Party allies, and even some rivals, of South African President Cyril Ramaphosa on Saturday condemned opponents who disrupted his opening speech with chants and shouting at a conference of the ruling ANC on Friday.
Ramaphosa was speaking at the start of a five-day gathering during which members of the African National Congress (ANC) will elect candidates for national elections in 2024.
But amid raucous chants of “Out, Ramaphosa, out!”, he could barely be heard, his words drowned out for several minutes before the hecklers quietened down.
Ramaphosa is widely seen as the strongest candidate as he seeks a second presidential term, but he faces strong opposition from a rival ANC faction that is calling for him to quit over a scandal involving the discovery of a stash of cash at his farm.
Ramaphosa has denied wrongdoing and has not been charged with any crimes.
“We must condemn (the disruption) because it’s not the behaviour of the ANC membership,” Siboniso Duma, chairperson of the KwaZulu-Natal provincial ANC, the single biggest power block trying to get Ramaphosa removed.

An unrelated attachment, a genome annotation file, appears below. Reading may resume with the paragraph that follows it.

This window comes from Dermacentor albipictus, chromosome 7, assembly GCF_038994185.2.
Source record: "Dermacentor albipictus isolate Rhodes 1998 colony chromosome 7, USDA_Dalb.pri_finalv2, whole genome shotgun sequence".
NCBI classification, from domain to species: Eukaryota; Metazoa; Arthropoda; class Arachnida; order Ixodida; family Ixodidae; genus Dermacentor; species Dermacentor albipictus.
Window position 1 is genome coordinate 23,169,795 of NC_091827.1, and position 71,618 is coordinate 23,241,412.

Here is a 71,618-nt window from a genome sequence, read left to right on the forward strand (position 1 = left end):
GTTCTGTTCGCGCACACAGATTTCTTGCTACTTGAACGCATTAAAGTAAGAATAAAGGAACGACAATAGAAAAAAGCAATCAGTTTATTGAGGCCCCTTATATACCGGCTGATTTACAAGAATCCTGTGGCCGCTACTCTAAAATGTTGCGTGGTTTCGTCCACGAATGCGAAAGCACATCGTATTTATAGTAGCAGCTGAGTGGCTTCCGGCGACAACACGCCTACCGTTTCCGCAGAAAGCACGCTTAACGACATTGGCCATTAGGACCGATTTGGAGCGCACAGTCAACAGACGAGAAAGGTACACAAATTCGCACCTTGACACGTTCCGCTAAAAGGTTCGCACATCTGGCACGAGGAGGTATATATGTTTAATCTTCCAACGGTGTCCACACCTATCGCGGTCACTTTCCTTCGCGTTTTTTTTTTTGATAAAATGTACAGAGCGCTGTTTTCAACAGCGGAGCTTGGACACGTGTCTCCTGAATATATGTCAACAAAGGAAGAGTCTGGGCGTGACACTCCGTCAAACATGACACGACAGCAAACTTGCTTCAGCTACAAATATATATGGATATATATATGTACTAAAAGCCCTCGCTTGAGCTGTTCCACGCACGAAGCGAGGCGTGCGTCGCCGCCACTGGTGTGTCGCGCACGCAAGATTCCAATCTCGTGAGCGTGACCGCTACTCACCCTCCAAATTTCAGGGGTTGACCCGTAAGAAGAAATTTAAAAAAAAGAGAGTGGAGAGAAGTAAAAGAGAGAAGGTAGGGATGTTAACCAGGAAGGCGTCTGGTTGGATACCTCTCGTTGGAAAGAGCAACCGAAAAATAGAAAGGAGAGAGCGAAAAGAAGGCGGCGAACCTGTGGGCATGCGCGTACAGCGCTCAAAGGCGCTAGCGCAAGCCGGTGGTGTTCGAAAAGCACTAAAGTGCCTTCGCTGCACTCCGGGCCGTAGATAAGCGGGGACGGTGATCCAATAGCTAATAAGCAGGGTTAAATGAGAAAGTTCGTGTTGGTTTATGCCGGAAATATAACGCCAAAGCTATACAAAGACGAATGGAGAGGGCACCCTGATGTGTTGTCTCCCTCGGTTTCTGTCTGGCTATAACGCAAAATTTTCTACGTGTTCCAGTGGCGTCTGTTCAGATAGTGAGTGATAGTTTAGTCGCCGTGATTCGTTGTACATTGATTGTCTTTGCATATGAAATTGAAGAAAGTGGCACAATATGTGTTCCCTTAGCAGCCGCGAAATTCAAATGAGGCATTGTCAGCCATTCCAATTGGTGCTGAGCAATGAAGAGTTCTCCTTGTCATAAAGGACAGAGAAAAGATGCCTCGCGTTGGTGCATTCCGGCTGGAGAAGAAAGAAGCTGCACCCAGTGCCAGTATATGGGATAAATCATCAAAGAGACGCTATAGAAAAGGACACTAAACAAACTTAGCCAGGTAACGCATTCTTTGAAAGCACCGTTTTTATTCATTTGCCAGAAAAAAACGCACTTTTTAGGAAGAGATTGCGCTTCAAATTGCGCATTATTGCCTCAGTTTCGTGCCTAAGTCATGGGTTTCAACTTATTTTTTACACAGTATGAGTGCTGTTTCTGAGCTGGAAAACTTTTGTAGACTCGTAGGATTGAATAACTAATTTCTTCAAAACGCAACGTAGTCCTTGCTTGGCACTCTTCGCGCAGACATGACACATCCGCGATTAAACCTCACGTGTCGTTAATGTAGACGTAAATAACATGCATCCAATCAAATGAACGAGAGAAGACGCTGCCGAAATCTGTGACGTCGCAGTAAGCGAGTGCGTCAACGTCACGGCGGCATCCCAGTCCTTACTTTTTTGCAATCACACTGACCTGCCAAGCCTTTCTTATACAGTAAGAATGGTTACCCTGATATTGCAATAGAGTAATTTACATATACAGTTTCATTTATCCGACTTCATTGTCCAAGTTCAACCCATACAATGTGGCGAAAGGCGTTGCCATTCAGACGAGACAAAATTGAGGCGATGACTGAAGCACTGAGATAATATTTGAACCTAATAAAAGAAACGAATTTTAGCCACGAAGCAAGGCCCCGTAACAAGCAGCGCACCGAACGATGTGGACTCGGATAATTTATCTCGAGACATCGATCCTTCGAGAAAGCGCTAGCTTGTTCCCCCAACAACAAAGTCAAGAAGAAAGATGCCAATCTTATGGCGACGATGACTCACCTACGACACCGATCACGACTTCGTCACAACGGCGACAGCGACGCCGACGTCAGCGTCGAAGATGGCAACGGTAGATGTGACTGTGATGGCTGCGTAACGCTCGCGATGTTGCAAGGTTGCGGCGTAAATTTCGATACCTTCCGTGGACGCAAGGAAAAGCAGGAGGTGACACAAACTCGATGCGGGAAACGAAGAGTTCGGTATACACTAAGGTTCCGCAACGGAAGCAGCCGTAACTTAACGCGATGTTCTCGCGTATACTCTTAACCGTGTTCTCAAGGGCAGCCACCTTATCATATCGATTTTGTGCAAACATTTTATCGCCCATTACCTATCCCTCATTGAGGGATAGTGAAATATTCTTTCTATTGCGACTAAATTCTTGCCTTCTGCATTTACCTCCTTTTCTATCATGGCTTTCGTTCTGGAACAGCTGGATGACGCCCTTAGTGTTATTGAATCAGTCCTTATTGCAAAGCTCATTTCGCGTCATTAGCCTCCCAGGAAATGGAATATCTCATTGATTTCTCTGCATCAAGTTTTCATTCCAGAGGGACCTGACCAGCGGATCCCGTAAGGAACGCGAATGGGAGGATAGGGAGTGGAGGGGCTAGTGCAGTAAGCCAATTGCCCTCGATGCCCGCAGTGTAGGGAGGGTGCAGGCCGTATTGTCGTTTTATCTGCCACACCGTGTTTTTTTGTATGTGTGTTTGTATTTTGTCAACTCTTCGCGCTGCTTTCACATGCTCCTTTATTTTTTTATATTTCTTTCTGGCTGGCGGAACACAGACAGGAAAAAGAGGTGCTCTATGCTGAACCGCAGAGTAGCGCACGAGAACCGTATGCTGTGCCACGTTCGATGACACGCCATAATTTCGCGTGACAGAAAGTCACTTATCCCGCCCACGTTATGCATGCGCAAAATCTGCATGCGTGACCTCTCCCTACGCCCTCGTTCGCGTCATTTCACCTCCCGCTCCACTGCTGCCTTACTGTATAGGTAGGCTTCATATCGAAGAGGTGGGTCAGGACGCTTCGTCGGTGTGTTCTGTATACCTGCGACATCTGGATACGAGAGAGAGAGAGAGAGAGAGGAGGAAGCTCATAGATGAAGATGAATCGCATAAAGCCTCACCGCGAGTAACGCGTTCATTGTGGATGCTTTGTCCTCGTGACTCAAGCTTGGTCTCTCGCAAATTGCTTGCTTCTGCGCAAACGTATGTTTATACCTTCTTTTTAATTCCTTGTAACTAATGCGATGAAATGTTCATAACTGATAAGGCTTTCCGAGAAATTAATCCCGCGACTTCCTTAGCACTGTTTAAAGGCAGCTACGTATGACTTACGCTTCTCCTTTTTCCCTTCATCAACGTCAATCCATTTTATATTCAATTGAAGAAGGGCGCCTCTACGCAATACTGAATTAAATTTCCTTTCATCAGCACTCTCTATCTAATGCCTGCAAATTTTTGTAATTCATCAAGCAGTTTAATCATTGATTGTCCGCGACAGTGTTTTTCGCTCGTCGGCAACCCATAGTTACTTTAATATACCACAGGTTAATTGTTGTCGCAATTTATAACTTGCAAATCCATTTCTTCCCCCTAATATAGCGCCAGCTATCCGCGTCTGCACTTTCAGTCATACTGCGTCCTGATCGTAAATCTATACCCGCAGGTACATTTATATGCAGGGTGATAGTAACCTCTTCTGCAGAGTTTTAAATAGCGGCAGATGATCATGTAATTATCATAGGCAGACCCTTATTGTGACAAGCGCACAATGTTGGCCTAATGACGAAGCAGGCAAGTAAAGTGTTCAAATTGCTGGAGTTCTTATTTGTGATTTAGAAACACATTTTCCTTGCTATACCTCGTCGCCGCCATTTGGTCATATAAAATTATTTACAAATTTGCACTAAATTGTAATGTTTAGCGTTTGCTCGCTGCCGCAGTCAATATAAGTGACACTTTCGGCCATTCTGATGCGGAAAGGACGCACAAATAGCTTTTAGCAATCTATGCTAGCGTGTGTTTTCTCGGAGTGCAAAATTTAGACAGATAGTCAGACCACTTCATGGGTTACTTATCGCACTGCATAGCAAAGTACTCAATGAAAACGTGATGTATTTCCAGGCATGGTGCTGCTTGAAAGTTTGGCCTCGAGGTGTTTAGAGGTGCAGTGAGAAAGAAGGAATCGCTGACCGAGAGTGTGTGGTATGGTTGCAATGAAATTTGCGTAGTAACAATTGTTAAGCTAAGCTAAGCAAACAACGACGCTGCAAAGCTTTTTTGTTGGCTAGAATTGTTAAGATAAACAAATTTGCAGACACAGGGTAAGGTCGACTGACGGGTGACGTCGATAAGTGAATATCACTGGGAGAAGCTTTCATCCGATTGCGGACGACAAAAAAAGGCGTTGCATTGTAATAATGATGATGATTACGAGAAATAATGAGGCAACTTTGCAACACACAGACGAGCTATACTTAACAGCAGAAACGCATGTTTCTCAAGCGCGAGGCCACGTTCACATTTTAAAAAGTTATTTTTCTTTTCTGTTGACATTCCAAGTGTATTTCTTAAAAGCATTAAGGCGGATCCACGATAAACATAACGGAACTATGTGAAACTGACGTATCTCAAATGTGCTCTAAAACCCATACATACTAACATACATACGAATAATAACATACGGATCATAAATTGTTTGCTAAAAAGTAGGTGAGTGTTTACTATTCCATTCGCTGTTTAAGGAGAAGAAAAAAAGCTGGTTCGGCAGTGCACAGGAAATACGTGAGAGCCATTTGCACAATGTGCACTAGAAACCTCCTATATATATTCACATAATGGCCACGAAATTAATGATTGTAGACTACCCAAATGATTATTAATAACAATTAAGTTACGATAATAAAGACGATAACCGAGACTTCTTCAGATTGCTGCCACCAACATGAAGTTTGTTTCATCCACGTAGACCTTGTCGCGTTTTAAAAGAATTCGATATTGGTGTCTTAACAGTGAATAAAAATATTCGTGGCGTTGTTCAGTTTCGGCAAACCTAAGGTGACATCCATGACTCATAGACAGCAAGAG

“You can’t just (make noise) when the president is speaking,” he told broadcaster Newzroom Afrika, reflecting a backlash against the heckling incident that some people said could leave the president stronger than he looked on Friday.
The ANC’s presidential candidate has been a shoe-in for the country’s top job ever since the party’s leading light Nelson Mandela ended white minority rule in 1994.
Ramaphosa’s political woes have galvanised supporters of former President Jacob Zuma, who is himself being investigated for allegedly colluding with three Indian businessman to siphon off state funds during his tenure between 2009 and 2018 – charges he denies.
But some people said Friday’s incident could backfire on Ramaphosa’s party foes.
“That was completely out of order. What they did yesterday soiled (their) campaign,” Zamani Saul, Northern Cape ANC chairperson told SABC news.